• Penny: Presented like a large, glossy magazine, with headlines and pictures that function for the text but resemble ads and article photos from a magazine. This is based on their “Scholarship + Pedagogy = M-Series” to help students pay attention, stay on task, and be engaged with the material.  Frankly, although it doesn’t include any of our curriculum cue words, I do think it would engage students who are used to having many visual, electronic items going at once, and does indeed cover developing research questions, habits, work, and writing.  However, I can NOT engage with it!  (Sets my OCD/anxiety on edge!)
Goshgarian, Gary. Exploring Language. 14th Ed. New York: Pearson, 2015. Print $64. 512 pages.
  • Penny: Explains primary sources, but that is it when it comes to our objectives.  Has just the basics about researching in the rhetorical chapters with most of the book taken up by great groupings of a wide array of essays about types of language issues—some are really interesting.  There’s not enough on research to cover 280, but there’s too much, I think, for 180.
Johnson-Sheehan, Richard, and Charles Paine. Writing Today. Third Edition. Pearson, 2016. Print $82.58; Rental $25.
  • Jacque: A large portion of this book is devoted to research. Too advanced for English 100. Vote: No.
  • Bonnie: I really wanted to use this for English 100 because of the thorough coverage of issues, such as genre, rhetorical situation, reading critically, and such, but I finally decided it would serve English 180 students better, as it is less likely to scare them away (large, dense book, etc.). It also does not contain a “hook”, which is important to me, but it does have “white space”, divisions, colors, etc., which helps students understand the information more clearly.
Lester, James D. and James D. Lester, Jr. Writing Research Papers: A Complete Guide. 15th Ed. New York: Pearson, 2015. Print $64. 416 pages.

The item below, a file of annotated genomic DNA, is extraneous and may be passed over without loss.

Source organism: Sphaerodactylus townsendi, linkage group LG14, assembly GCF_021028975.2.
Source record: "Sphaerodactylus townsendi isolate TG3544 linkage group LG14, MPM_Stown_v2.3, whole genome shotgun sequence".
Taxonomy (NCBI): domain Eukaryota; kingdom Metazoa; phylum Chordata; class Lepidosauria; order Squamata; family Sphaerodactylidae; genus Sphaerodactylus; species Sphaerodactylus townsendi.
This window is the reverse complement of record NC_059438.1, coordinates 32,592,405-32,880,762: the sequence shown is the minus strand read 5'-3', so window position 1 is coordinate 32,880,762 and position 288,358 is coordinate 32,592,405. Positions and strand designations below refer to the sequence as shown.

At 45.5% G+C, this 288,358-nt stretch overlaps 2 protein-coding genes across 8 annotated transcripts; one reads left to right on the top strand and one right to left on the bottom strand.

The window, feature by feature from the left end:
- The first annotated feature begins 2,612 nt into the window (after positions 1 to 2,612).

• Penny: While this book covers all sorts of researching rules, tips, and checklists, it doesn’t include our objectives.  There is a VERY brief mention of presenting research in “alternative forms,” but that is the closest it comes.
Mauk, John and John Metz. The Composition of Everyday Life: A Guide to Writing. 5th Ed. Boston: Cengage Learning, 2016. Print $79. 832 pages.
  • Kathleen: 180ish book. Has 21 chapters. Many are topic/task related like inventing ideas; remembering who you were; explaining relationships; analyzing written texts and images; responding to arguments; proposing solutions; finding sources, etc. Also chapter on writing: organization, voice, and sentence structure. Includes a handbook and readings. Each chapter has readings from mostly students in the various modes. Most are short (2-4 pages). Has some useful information on invention and exploration activities but there is nothing unique or very aligned to the new curriculum. Could be used in 180 as a stretch.
  • Bonnie: I love the essays in this text and think the students would benefit for its use. It is also very thorough and does contain issues dealing with everyday life. I wonder if the density would be too much for 180. I would strongly “vote” for its use in that course.
  • Christy: This text seems to focus mostly on the writing process. I would not recommend this text for English 280.